Daily digest

Urgent climate warnings falling on deaf ears in Congress

CLIMATE: Climate urgency runs into political inertia in Washington, D.C. (New York Times)

UTILITIES: How advanced thermostats and other energy-monitoring devices pose another challenge to utilities’ business models. (EnergyWire)

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WIND: Momentum builds to revive the production tax credit, global wind capacity is expected to double over the next five years, and construction of a new wind farm is expected to provide a financial boost for rural South Dakota communities. (Environment News Service, CleanTechnica, Forum News Service)

OIL: Crews are still working to clean up a March oil spill at an Ohio nature preserve, and Minnesota Sen. Al Franken says he will push for federal action on oil train safety. (Associated Press, Minnesota Public Radio)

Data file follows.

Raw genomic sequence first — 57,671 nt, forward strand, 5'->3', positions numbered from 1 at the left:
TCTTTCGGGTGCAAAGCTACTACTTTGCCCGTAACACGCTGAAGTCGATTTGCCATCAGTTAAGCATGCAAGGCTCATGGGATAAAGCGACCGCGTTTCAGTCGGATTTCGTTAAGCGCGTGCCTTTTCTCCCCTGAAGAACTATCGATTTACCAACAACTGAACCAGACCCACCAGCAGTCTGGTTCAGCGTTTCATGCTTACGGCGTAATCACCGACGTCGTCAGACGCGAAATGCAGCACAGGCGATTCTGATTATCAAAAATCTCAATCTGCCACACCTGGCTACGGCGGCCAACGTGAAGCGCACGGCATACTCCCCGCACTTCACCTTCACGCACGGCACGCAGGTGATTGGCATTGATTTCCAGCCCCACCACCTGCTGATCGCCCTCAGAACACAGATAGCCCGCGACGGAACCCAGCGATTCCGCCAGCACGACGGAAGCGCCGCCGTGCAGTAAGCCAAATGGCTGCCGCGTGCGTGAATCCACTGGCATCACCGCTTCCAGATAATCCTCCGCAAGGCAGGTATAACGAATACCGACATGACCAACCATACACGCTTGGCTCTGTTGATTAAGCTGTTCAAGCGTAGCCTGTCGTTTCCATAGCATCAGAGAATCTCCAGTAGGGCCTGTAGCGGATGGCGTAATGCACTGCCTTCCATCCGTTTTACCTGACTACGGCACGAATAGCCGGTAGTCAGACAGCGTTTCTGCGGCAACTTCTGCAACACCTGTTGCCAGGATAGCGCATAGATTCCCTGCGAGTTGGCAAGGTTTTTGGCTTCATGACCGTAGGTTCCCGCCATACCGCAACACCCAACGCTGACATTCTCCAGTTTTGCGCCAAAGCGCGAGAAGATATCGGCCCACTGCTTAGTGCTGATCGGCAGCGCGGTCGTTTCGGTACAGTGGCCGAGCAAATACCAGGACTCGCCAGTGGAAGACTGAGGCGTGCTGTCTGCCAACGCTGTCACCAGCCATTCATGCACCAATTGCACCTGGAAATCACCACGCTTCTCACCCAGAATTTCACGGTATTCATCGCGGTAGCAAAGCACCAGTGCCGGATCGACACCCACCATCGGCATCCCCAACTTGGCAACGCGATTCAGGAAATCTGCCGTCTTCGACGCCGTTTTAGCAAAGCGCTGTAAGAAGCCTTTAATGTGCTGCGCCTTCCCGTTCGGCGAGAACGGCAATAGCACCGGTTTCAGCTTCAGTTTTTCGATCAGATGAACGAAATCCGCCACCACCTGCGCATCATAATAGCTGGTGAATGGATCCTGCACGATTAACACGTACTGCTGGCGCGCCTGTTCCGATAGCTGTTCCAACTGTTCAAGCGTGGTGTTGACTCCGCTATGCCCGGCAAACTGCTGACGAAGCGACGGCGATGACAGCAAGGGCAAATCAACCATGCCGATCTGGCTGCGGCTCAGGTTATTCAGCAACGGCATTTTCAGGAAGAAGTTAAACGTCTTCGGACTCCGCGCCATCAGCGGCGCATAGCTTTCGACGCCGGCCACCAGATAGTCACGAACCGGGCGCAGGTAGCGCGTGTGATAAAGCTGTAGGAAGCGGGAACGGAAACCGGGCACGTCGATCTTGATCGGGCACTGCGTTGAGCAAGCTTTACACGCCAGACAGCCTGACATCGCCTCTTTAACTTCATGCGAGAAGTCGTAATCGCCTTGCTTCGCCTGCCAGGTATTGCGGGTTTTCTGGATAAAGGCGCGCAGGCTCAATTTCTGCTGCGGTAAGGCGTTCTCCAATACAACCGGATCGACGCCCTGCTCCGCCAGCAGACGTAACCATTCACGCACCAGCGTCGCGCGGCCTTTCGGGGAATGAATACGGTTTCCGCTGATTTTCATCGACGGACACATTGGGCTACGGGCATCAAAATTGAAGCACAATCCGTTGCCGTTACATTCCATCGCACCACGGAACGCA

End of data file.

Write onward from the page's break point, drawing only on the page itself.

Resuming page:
BIOFUELS: The advanced biofuel industry is at a technological — and policy — turning point. (New York Times)

POLITICS: Clean-energy advocates fear fracking and natural gas will dominate election year conversations. (National Journal)

EFFICIENCY: Federal energy efficiency legislation, backed by Dow Chemical and other major companies, is expected to return to the Senate floor in May. (Bloomberg BNA)

COAL: Developers of the FutureGen project sign construction deals with unions, and students protest a St. Louis university’s ties with Peabody Coal. (Associated Press, St. Louis Business Journal)

NATURAL GAS: Alliant Energy gets final approval for a new power plant in Iowa. (Marshalltown Times-Republican)

SOLAR: A bill in Oklahoma would allow utilities to charge an extra fee to customers who generate their own power, and researchers develop solar panels that work well on cloudy days. (Tulsa World, The Atlantic)

OHIO: Former PUCO commissioner Todd Snitchler joins a law firm as an energy advisor. (Columbus Dispatch)

COMMENTARY: Why tar sands expansions pose a growing threat to the Great Lakes. (Midwest Energy News)

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